It is never too late to upgrade a senior’s bathroom to help them age in their homes safely! Remodeling effectively can make aging-in-place simpler and more comfortable. However, when considering accessible bathrooms most people think of sterile, cold fixtures. Luckily, bathroom accessibility can be beautiful when universal design is applied. Space can also be a concern when renovating, but many features can be installed without expanding square footage.

Here are ten design ideas to upgrading a senior’s bathroom accessibility:

Good lighting

Lighting can help depth perception and aid those with weakened eyesight. Consider contrasting colors for key areas like the countertop, shower, and toilet zone. Sconces on either side of a vanity mirror will diminish shadows and glare. Also, make the most of natural lighting.

Hand Showers

A flexible-hose hand shower paired with a standard shower head provides key accessibility. Make sure to install it low enough to accommodate a seated user.

Barrier-free shower

A shower with a low or no threshold makes entering easy for everyone. Some attractive designs include decorative drains and shower edging.

Accessible sinks

Sinks that are wall-mounted or pedestals are easier to use. Installing side-by-side sinks at different heights is also possible. The design choices are endless!

Adjustable and customizable cabinets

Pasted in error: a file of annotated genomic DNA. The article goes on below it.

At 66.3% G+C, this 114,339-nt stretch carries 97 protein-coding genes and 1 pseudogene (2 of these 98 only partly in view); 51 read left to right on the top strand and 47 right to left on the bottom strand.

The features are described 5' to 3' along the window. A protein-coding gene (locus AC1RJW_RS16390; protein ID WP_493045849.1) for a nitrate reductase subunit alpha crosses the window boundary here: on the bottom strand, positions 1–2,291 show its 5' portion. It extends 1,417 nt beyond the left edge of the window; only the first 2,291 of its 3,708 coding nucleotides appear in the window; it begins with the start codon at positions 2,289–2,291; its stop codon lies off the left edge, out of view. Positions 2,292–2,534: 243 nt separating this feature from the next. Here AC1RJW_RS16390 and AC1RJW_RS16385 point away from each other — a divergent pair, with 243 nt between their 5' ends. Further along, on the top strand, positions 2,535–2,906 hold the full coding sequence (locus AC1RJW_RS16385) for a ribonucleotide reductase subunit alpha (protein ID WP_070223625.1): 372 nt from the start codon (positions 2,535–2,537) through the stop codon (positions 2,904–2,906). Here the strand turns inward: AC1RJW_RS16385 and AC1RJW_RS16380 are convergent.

Vanity cabinets with removable bases or pocket doors are a great solution for accessibility. Counters can also be made height adjustable or removable for mobility in the bathroom.

Lever and pull handles

Opt for lever style faucets that are easier on arthritic or weaker hands. Levers are also easier for children. Choose pull-type hardware for drawers and doors, avoiding twist nobs.

Nonslip floors

Matte tile and textured stone are a good choice for flooring, offering better traction and simple maintenance.

Grab bars

Grab bars can be made to look like towel bars, compared to obvious support rails. Side bars are a good choice for shower safety during exiting and entering.

Built-in shower seats

Design-friendly seats can be seamless in a shower, opposed to a plastic shower chair. Built-in seats offer comfort, security, and save space.

Chair-height toilets

A taller toilet seat than standard can help people with knee or back limitations. They also facilitate transfers from a wheelchair. Make sure to first test heights in store to make sure it’s right for the situation.

Designing bathrooms with an eye toward the future is a growing trend, it’s never too early to invest in accessibility. Renovating a senior’s bathroom for accessibility is essential for comfort, safety, and could be the next move towards improving quality of life!